Rookie Dad: Wagons

We were about a thousand miles into our 12-hundred mile drive to see my parents when I looked into the rearview mirror, saw two completely content little boys lounging in the backseat, and thought to myself: “How can it possibly be this easy?”

No complaining, no fighting, no screaming, no nothing. Just a completely content 1-year-old and a completely content 3-year-old. It didn’t seem right.

Racing down I-95, my mind wandered back to those family vacations of my childhood. They weren’t exactly like this. Those trips were loads of fun, of course, but by today’s luxury travel standards, we might as well have been pioneers riding in a covered wagon across the prairie.

Every summer, my dad and mom would pack my three brothers and me in the old family station wagon for a trip to Maryland’s eastern shore. I can’t remember the make or model of the vehicle, but I do remember the color. It was sort of a deep red, or what some might have mistaken for purple. If we had named that station wagon, “Grimace” — the portly McDonald’s character — would have been appropriate. That’s just about what color the wagon was. Classy, yes.

My folks would sit up front and my two older brothers owned the back seat. That left the back hatch for my younger brother and me. Those were the days before car seats and super-sensitivity to safety, mind you. We’d just spread a couple of sleeping bags out and lay down for the ride. When the wagon stopped at a red light, my brother and I would slide forward. With a quick acceleration, we’d slide back. We usually fit a few suitcases back there as well and they always shifted along with us.

The rest of the luggage was stowed on the roof of the station wagon on a car rack. No, not one of today’s ultra-sleek, ultra-hip, aerodynamic Thule car racks. We’re talking the prototype here: a rickety, shiny metal job. My dad would throw suitcases, coolers, extra pillows, army cots and whatever else we needed on top. The whole thing was covered with a tarp and tied down with bungee cords. It was absurd. Yes, that’s how we rolled: Clampett-style. We might as well have had Granny in the rocking chair up there, too.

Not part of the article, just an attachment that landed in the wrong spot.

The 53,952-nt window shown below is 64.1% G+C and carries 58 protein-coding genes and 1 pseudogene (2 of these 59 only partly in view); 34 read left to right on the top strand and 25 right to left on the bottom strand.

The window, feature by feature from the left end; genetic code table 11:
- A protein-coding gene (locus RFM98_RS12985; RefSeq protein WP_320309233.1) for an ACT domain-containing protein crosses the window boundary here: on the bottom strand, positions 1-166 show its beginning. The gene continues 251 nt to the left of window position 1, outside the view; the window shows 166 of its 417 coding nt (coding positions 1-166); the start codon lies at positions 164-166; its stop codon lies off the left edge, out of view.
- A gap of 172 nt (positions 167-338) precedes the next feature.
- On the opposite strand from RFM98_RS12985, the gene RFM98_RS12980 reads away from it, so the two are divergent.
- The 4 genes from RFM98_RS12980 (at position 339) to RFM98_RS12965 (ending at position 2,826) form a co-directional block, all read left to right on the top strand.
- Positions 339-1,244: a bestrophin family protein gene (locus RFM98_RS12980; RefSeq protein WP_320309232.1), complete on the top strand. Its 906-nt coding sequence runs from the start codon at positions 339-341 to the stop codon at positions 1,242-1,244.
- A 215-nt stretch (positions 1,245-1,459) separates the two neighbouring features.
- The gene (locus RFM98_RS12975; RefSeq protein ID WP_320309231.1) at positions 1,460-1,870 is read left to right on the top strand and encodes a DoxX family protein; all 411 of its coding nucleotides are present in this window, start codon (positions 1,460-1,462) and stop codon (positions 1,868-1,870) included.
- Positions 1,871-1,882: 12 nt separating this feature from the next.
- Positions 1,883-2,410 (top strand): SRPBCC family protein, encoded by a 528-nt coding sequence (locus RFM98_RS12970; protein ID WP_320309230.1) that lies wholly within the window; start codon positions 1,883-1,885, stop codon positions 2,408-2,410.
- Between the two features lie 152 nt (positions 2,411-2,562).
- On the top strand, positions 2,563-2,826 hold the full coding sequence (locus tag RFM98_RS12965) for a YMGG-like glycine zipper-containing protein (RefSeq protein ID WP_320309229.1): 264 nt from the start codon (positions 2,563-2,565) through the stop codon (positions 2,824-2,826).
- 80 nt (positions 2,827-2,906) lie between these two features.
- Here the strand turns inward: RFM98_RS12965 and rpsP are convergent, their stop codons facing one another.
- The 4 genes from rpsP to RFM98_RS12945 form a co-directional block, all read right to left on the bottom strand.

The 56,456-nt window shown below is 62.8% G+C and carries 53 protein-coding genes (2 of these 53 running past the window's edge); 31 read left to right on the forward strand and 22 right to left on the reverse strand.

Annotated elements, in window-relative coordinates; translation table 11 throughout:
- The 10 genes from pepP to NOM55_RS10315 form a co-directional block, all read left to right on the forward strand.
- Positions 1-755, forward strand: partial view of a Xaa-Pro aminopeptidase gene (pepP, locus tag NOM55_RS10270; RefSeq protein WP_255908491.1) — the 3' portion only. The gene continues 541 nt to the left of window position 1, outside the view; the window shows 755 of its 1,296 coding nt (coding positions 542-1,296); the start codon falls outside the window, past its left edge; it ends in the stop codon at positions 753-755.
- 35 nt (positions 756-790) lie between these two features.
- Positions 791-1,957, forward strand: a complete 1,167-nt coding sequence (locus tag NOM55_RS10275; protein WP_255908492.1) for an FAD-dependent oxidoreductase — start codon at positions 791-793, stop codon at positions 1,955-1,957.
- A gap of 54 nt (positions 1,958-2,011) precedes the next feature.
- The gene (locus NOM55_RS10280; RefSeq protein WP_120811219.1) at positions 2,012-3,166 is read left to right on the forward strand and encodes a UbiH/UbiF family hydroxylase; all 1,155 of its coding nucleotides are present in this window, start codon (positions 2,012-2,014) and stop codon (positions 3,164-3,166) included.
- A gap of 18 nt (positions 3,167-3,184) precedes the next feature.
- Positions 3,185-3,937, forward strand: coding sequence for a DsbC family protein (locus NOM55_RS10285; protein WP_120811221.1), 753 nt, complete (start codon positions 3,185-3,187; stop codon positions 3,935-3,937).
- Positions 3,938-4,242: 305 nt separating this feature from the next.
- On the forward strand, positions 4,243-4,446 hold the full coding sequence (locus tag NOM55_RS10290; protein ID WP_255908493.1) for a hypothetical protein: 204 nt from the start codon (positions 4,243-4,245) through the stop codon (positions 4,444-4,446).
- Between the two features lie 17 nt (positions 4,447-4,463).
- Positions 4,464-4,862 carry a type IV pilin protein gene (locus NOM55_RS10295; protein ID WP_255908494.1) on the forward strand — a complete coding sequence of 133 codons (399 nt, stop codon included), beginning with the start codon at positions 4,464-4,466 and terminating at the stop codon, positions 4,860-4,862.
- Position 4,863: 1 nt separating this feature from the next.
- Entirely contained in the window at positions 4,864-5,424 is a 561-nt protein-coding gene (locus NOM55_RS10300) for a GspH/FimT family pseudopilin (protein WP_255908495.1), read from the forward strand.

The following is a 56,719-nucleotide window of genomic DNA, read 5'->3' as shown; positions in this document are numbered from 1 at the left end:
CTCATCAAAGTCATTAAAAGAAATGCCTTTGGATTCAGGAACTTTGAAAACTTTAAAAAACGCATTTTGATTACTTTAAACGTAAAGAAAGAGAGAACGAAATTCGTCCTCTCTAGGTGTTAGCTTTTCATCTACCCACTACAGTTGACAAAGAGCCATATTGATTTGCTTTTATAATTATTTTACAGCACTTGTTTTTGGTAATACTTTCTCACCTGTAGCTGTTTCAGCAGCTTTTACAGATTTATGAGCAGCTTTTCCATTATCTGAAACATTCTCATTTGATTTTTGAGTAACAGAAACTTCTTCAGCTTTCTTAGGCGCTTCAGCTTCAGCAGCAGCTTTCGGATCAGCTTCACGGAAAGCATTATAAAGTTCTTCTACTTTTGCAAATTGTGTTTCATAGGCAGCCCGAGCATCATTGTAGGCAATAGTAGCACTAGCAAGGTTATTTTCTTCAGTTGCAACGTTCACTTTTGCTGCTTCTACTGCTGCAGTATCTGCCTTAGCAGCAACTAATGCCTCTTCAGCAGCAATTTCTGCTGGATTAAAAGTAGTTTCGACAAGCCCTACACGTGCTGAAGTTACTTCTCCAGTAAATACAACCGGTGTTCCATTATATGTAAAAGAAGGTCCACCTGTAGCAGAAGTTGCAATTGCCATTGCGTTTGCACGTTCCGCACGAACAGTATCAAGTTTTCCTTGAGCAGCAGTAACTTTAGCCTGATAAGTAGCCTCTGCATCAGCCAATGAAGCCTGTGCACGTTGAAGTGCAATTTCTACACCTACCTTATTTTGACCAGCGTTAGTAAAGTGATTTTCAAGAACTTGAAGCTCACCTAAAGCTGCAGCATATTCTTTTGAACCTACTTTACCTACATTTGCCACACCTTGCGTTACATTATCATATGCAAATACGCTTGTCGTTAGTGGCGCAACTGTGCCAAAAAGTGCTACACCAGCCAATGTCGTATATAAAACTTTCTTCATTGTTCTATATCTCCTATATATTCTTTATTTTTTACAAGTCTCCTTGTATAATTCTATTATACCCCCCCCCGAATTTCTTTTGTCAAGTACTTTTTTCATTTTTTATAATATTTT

On one particular trip, the roof rack etched its place in family lore. As we cruised down the interstate, one of the army cots broke loose and sailed off the top of the car. It narrowly missed a motorcyclist, and was quickly crushed to smithereens by an oncoming tractor-trailer. My brothers and I thought the whole scene was awesome; my parents weren’t so thrilled.

Again, safety just wasn’t as ingrained in our consciousness back then as it is today. During the late 1970s, people drove their cars until they fell apart — literally.

Take that station wagon, for example. There was a hole in the floor of the backseat. An honest-to-goodness, rusted out hole. You could actually see the road go by under your feet through a dime-sized hole in that floor.

Apparently, this wasn’t a big issue. Once the hole grew silver-dollar sized, my dad patched it with a piece of chicken wire, but we still took that sucker on family vacations. When it rained, you wished you were wearing galoshes. Amazingly, I’ve heard other people tell the same story about rusted out holes in car floors. So, it wasn’t just us.

Finally, forget about air conditioning. That station wagon didn’t have it. “Open the windows,” my dad would bark when we complained about the heat in that vehicle. The heat. My gosh, the heat. You’ve never felt hot until, after a day at the beach, you pile six people into a car that’s been sitting in the sun for hours. The wet sand on your arms and legs immediately bakes onto your skin — fire-glazed in a kiln. I’m pretty sure that they make glass that way.

All of this gets me back to our recent trip. We rented a nice, new Chevy sedan. I wouldn’t say it was totally tricked out, but it had some great features. And what it lacked in technology, we supplied. Climate control, check. Satellite radio for us, check. Portable DVD player for the kids, check. Snacks and more snacks, check. No worries, check.

In total comfort, we drove 19 hours each way and we have not one wacky story to tell. As a dad, I’m not sure if I should be happy about that or if I should be lamenting a bygone era in American travel — where have all the station wagons gone?

Brian Kantz’s sons watched, by request, the same “Little Einstein” episode 17 times on that road trip. Brian’s new book, “Stay-at-Home Dad. Stay. Good Boy.,” is available at